• “What is a Western?” Autry Museum of the American West (September 1, 2020).
  • “Dakota Access Pipeline Protest,” WFHB Radio Interview (July 24, 2020).

Essays and Op-Eds

  • “We Don’t Share Land Here,” High Country News (2022).
  • “Native TV in 2021: Putting the I in BIPOC,” American Historical Review: Perspectives on Culture (2022).
  • “Unpacking the Complicated History of the Black Cowboy,” Colorlines with Alaina Roberts and Joshua Adams (July 8, 2021).
  • “The Book Warner Bros. Didn’t Want me to Write,” UNP Blog (October 27, 2020).
  • “Native Actors Outside the Frame,” History News Network (September 13, 2020).

Book Reviews

  • Damin B. Akins and William J. Bauer, Jr., We Are the Land: A History of Native California in Journal of American Ethnic History 41 (2022).
  • Cathleen Cahill, Recasting the Vote: How Women of Color Transformed the Suffrage Movement in Indiana Magazine of History (2022).
  • Devorah Romanek, Hardship, Greed, and Sorrow: An Officer’s Photo Album of 1866 New Mexico Territory in Great Plains Quarterly (2022).
  • Jennifer Adese and Robert Innes, eds., Indigenous Celebrity: Entanglements with Fame in Native American and Indigenous Studies Association Journal (2022).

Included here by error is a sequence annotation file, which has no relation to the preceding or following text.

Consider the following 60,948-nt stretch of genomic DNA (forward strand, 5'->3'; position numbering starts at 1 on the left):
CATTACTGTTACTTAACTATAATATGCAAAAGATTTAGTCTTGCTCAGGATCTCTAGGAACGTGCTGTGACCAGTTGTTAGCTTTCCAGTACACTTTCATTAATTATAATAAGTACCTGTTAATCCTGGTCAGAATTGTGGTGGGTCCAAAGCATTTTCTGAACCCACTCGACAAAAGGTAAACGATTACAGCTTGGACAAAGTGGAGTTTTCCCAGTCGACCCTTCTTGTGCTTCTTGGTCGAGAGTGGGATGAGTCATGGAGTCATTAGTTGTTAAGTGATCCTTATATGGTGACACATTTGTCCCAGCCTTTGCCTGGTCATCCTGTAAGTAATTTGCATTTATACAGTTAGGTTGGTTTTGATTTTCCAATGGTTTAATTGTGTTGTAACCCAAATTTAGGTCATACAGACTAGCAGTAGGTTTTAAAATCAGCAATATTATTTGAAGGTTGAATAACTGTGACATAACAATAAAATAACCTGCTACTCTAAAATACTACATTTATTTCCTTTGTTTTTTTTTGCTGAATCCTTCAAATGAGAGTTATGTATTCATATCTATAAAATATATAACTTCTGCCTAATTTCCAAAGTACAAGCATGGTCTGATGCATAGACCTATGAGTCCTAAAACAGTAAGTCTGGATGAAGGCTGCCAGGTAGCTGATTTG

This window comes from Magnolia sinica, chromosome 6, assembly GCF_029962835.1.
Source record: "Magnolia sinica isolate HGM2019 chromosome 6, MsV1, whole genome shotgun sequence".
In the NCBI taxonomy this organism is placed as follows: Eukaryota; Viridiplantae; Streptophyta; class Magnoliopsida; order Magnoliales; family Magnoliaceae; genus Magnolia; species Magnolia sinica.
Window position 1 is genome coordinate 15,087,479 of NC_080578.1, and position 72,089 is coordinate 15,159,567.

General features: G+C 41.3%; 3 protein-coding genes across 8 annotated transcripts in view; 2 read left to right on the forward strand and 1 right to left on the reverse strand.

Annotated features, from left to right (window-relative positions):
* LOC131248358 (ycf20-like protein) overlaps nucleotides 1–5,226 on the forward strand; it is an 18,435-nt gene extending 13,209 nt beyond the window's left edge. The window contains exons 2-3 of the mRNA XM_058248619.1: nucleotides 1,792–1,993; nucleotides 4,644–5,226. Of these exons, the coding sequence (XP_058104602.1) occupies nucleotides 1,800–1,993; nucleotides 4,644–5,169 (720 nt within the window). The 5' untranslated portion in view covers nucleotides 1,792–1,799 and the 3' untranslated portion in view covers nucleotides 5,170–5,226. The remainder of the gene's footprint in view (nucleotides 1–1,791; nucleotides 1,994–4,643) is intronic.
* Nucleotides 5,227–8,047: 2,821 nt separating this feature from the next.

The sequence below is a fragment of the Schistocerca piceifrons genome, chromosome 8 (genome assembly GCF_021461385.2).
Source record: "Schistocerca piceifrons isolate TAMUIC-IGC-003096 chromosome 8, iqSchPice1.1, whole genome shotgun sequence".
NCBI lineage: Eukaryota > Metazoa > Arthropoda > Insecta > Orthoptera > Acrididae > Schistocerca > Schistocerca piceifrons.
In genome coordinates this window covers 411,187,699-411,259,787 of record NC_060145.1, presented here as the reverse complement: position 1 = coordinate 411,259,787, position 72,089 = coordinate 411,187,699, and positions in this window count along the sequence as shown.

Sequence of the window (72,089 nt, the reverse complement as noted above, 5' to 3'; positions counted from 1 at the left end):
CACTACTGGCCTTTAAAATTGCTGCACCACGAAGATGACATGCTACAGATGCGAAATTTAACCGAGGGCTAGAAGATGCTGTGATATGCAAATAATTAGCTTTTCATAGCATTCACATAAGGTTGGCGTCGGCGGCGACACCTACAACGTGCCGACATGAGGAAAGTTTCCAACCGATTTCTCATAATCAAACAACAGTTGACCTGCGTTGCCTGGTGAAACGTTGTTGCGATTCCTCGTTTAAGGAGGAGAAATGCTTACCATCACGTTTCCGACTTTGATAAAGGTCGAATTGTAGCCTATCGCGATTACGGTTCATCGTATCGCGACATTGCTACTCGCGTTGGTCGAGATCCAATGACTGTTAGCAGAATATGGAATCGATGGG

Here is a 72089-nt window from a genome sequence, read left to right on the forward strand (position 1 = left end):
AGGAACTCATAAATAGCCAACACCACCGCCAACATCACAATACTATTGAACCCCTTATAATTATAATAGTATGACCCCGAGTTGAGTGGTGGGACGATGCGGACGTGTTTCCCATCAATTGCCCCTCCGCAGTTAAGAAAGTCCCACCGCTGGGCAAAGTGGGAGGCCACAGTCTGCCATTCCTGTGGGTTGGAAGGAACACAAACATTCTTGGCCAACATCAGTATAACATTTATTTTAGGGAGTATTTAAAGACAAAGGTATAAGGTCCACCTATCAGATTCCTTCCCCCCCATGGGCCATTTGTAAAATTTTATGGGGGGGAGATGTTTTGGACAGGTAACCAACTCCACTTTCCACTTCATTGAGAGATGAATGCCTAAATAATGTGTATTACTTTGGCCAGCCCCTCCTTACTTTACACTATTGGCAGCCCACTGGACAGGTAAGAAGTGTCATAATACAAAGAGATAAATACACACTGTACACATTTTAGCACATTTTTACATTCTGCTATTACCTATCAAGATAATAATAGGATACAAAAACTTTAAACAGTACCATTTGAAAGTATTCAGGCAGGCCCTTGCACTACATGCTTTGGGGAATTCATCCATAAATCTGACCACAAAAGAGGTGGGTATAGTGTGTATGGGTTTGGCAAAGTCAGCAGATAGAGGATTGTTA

• Mick Gidley, “The Grass Shall Grow: Helen Post Photographs the Native American West and Nicole Dawn Strathman, Through a Native Lens: American Indian Photography in American Historical Review 126 (2021): 1615-1617.
  • Lindsay M. Montgomery and Chip Colwell, Objects of Survivance: A Material History of the American Indian School Experience in Museum Anthropology Review (2021).
  • Klara Kelley and Harris Francis, A Diné History of Navajoland in Journal of Folklore Research Reviews (2020).
  • Linda M. Waggoner, Starring Red Wing! The Incredible Career of Lillian M. St. Cyr, the First Native American Film Star in Western Historical Quarterly 51 (2020): 190.
  • Isabelle St-Amand, Stories of Oka: Land, Film, and Literature in American Indian Culture and Research Journal 43 (2019): 130-32.